The vanishing greenback

Let us turn to the mailbag:

“No, our money is just fine, Vin,” writes in one correspondent, answering my column of Nov. 21. “In spite of what the gold bugs would have you believe; the value of the dollar is still, historically and relatively speaking, at the place it was a century ago.”

It’s hard to believe anyone who’s allowed unsupervised use of a computer can think the dollar is worth as much as it was a century ago — or even 50 years ago, for that matter. You don’t have to be a degreed historian or a doddering geezer to know that gasoline cost about 25 cents a gallon in 1960, that a new Ford Mustang cost $2,500 to $4,500 when introduced in 1965. A Coca-Cola cost a nickel in 1910, but today it’s a dollar in a far less expensive disposable plastic bottle. (Yes, today’s “single” bottles hold more — though not that much more. Besides, shouldn’t the price have dropped after Uncle Sam made them take out the coca, which was the main point?)

In 1910, the grocery store sold steak for about 15 to 20 cents per pound (two dimes then comprising about a seventh of an ounce of silver, you understand). Today, each pound will run you five to 10 new greenback “dollars,” assuming you don’t pay extra for the fancy stuff at Whole Foods.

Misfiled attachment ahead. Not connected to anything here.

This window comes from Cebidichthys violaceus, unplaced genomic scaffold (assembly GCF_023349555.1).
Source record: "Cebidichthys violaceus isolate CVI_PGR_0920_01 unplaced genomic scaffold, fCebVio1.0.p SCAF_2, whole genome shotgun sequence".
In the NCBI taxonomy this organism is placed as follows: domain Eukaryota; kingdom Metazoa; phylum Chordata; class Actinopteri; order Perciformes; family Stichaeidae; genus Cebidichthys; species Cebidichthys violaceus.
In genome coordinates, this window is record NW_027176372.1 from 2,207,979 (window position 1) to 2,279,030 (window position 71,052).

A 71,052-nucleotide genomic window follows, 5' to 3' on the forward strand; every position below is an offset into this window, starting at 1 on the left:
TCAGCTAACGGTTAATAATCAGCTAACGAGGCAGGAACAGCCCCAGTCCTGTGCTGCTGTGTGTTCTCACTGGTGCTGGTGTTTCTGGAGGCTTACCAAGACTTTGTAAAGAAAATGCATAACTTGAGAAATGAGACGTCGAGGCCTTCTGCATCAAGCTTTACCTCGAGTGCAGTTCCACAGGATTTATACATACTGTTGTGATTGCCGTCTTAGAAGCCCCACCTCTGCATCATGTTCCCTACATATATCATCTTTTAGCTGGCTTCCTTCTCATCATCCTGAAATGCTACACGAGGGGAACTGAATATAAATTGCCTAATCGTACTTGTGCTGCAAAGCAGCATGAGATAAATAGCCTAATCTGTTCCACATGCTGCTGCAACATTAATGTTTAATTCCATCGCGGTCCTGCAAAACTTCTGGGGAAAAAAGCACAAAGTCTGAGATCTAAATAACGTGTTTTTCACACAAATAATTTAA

Between 1909 and the 1920s, Henry Ford drove down the cost of a new car from $850 to $290 through efficiencies of scale. By 1940 a competing Plymouth coupe still cost only $645, with most of that cost increase explained by added features — you couldn’t have much real inflation while the dollar was tied to gold and silver.

The result? If you put your money in the bank at 3 percent interest, way back then, and let it compound awhile, when you withdrew the balance it would actually buy more than your initial principle! So people invested and the economy grew.

Inflation — and “capital gains taxes” — can discourage that behavior.

I’ve never bought a new car, but I’m told average list these days is $29,000 — even with discounts and other gimmicks, you’ll probably pay $23,000 plus a lot of interest charges unless you’ve got that much in cash.